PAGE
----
By Summit Voice

FRISCO — In a classic case of government do-nothingism, federal agencies have known for years that pesticides are killing rare California frogs — but have failed to act to protect the amphibians from the poisons.

But that should change soon, as a federal court this week approved a deal that requires the U.S. Fish and Wildlife Service to prepare detailed environmental studies on the effects of seven common pesticides: Glyphosate, malathion, simazine, pendimethalin, permethrin, methomyl and myclobutanil.

The studies, called biological opinions in government jargon, will evaluate and disclose how the use of those chemicals affects California’s red-legged frogs when they’re used in and near the frog’s aquatic and upland habitats. Continue reading

Summer of 2013 the 8th warmest on record

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A tale of two summers …

Warm West, cool East

By Summit Voice

FRISCO — Despite the near absence of record heat across the contiguous 48 states, the summer of 2013 (June-August) ranked as the eighth-warmest on record, with an average temperature of 72.6 degrees, about 1.2 degrees warmer than the 20th century norm.

The data tallied by the National Climatic Data Center suggests an era of new normals, with temperatures running well above historic averages even in non-El Niño years. Taken separately, August 2013 was the 28th-warmest on record with an average temperature of 73..1 degrees, 1 degree above the 20th century average. Read the full report here.

The Alaska statewide average summer temperature was 2.7 degrees above the 1971-2000 average and ranked as the second warmest summer in the 96-year period of record for the state. The warmest June-August occurred in 2004 when the statewide temperature was 4.1 degrees above average. Continue reading

Environment: Forest Service agrees to study snowmobile impacts on five national forests in California

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The U.S. Forest Service may finally address the environmental impacts of snowmobiles, at least in California, where the agency settled a lawsuit with a promise to do better studies.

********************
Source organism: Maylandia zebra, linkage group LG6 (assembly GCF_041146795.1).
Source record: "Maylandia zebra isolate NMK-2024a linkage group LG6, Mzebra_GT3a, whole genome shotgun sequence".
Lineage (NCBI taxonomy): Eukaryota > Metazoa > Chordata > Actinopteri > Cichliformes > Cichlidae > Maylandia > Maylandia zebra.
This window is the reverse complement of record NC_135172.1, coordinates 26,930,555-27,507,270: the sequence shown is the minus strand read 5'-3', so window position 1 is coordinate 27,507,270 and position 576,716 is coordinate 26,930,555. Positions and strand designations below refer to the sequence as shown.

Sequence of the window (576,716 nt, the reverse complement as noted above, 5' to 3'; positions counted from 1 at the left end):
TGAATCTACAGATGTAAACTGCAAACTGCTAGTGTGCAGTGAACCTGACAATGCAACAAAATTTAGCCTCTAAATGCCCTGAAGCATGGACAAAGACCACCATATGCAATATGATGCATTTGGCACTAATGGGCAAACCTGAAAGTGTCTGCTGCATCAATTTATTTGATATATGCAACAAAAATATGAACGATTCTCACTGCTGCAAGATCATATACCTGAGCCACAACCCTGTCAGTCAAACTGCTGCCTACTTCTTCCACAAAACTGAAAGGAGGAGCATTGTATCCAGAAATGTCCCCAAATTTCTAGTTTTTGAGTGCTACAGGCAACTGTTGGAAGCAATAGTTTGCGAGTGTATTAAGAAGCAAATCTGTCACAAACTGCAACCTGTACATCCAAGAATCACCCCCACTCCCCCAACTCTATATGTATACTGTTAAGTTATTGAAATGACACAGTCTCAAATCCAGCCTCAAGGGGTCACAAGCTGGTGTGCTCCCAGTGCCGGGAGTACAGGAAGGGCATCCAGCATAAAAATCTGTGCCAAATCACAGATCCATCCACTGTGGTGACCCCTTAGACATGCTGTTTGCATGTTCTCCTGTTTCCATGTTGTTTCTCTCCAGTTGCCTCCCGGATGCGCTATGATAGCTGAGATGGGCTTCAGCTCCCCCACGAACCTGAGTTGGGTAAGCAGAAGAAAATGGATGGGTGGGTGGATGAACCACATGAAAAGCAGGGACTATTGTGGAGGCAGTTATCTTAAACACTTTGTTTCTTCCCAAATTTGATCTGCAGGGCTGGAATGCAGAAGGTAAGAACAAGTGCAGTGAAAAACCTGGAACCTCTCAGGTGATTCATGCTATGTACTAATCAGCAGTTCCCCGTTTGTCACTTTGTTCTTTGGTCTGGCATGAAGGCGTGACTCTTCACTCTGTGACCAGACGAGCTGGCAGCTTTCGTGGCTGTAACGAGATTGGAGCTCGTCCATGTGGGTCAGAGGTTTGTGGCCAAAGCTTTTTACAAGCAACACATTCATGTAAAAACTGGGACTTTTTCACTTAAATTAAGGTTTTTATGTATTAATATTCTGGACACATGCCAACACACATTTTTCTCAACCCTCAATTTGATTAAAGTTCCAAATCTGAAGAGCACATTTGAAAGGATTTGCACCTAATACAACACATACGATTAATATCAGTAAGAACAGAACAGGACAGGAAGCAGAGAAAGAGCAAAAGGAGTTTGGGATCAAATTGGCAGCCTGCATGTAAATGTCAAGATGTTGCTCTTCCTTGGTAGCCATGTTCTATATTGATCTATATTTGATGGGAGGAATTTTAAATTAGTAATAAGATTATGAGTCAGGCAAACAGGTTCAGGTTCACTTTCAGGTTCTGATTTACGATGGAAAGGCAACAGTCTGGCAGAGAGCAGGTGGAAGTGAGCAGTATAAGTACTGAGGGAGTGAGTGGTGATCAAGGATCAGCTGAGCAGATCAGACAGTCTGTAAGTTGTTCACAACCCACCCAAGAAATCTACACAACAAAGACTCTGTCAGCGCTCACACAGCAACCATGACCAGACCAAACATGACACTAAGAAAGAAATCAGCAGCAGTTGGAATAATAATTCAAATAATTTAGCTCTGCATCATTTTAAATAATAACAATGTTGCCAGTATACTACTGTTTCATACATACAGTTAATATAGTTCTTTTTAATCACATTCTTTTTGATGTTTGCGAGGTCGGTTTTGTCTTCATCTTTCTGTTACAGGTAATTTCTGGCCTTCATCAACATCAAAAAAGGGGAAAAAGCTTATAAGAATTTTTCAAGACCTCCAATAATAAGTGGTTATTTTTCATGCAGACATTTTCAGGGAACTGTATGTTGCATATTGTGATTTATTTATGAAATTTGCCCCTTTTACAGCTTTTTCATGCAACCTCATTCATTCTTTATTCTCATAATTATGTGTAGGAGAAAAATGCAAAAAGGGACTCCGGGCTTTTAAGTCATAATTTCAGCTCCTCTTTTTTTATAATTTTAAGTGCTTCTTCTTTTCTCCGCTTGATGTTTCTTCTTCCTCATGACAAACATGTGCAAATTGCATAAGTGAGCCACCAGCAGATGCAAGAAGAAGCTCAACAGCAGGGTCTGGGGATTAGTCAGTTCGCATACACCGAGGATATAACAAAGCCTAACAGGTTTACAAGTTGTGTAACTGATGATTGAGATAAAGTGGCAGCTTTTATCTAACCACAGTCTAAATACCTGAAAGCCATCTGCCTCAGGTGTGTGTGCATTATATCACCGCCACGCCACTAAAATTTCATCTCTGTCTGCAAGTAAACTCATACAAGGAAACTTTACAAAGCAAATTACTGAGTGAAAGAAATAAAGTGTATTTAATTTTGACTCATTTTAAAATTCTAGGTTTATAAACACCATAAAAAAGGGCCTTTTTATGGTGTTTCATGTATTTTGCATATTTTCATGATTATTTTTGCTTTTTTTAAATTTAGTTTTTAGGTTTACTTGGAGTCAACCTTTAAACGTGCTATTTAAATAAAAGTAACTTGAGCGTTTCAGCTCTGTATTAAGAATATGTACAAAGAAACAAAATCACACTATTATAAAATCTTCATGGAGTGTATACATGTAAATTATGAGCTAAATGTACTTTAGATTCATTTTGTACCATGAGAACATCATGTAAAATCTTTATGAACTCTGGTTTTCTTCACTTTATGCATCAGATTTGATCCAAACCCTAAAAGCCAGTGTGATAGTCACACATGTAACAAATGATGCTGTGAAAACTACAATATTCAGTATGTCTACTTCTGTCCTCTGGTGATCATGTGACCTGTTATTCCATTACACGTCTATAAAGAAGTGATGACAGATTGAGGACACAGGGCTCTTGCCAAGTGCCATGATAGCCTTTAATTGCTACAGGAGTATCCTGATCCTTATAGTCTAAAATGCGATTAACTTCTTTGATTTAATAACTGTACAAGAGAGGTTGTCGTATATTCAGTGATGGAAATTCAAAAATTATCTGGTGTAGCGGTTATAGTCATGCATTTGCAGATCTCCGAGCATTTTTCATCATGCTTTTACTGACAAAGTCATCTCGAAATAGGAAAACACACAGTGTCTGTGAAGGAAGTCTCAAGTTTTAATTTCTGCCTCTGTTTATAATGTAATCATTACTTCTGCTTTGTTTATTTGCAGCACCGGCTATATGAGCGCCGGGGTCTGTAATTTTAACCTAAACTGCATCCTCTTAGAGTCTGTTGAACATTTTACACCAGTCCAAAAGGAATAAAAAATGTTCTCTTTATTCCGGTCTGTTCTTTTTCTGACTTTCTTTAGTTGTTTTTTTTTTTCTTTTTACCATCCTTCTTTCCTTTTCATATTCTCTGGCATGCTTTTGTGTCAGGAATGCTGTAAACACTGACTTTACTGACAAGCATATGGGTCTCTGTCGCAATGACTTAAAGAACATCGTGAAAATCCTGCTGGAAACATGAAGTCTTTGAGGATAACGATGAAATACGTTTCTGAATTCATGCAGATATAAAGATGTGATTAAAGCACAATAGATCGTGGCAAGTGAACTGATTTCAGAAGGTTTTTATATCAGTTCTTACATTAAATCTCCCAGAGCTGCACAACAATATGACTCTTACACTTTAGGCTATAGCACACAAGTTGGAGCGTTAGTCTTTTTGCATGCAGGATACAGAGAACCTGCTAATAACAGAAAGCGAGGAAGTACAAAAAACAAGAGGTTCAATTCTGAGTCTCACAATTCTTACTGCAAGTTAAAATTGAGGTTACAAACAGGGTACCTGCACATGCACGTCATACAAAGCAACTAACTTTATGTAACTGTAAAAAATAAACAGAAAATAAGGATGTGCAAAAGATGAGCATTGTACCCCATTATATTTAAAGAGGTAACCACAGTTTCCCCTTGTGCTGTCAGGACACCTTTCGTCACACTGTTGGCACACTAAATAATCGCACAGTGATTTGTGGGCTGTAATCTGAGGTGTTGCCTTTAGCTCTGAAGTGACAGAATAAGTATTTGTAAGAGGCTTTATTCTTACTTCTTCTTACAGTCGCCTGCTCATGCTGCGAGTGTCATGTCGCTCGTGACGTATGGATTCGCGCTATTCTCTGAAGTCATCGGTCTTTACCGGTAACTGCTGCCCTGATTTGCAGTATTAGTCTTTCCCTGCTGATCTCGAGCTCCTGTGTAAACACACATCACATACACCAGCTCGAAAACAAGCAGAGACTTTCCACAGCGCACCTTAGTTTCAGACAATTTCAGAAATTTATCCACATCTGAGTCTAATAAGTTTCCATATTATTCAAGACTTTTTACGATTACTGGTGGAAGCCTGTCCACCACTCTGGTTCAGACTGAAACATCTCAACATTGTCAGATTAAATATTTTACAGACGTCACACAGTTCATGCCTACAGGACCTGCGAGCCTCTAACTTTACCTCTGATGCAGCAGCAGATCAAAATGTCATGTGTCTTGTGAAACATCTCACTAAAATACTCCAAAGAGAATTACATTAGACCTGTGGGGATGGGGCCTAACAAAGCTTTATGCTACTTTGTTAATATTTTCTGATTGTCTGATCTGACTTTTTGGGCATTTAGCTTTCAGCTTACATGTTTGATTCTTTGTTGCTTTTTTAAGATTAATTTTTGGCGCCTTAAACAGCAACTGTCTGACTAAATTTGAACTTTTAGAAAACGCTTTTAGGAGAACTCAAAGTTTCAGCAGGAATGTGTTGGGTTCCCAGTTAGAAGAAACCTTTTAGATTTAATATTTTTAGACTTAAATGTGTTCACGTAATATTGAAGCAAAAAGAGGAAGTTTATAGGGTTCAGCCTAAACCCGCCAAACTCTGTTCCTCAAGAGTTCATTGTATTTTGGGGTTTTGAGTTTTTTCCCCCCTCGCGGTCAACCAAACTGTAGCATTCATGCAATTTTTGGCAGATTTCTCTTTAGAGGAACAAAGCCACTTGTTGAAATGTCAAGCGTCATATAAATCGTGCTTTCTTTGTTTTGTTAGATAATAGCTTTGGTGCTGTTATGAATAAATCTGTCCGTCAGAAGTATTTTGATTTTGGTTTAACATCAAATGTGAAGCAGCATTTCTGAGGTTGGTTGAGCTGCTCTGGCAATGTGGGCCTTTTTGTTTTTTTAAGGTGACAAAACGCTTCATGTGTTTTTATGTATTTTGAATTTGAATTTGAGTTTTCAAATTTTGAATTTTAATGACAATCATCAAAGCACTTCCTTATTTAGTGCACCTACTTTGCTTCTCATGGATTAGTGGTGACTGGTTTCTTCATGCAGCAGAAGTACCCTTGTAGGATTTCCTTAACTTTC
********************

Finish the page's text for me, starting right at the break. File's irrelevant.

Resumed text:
Conservation groups say agency has been avoiding detailed studies by approving trail systems under streamlined categorical exclusion permitting process

By Summit Voice

FRISCO — The U.S. Forest Service may finally come to grips with the environmental impacts of snowmobiles under a new legal agreement that will require a full assessment of snowmobile impacts on wildlife, plants and quiet recreation in five California national forests — the Stanislaus, Eldorado, Tahoe, Plumas and Lassen.

The agreement settles a lawsuit that challenged the Forest Service’s practice of avoiding detailed environmental review on these national forests in the central and northern Sierra and southern Cascades. In many cases, the agency has used categorical exclusions to authorize snowmobile trail grooming without taking a hard look at impacts like federal environmental laws require. Continue reading

Feds issue emergency rules to protect sperm whales

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Activists seek to halt drift gillnet fishing altogether

By Summit Voice

FRISCO — Federal officials this week enacted emergency regulations to try and protect Pacific Ocean sperm whale population from California’s drift gillnet fishery, which has been killing non-commercial fish and marine mammals at an alarming rate.